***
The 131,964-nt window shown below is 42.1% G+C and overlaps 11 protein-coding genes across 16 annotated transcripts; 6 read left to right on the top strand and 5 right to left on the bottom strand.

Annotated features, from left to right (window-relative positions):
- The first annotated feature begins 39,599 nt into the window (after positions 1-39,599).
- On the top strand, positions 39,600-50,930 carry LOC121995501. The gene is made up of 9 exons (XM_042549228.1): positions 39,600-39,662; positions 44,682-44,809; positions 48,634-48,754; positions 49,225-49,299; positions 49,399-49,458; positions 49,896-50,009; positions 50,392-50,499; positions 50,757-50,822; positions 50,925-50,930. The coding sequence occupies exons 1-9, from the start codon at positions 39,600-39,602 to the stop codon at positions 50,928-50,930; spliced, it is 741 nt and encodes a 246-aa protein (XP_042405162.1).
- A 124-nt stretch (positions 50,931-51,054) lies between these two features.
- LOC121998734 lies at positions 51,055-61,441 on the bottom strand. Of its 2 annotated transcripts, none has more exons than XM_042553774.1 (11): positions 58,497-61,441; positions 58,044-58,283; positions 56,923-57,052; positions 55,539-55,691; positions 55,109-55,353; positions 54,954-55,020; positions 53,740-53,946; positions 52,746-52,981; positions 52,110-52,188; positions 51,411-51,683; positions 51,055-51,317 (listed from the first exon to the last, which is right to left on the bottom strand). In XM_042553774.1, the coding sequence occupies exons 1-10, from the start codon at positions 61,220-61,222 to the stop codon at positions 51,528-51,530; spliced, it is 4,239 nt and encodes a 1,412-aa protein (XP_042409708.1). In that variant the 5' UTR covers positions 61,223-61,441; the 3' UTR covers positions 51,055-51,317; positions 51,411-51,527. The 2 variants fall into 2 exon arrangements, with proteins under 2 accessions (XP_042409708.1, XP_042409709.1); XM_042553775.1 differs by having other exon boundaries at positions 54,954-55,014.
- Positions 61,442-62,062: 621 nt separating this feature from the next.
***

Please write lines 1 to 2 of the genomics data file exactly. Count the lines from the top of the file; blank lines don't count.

The 131,964-nt window shown below is 42.1% G+C and overlaps 11 protein-coding genes across 16 annotated transcripts; 6 read left to right on the top strand and 5 right to left on the bottom strand.

Annotated features, from left to right (window-relative positions):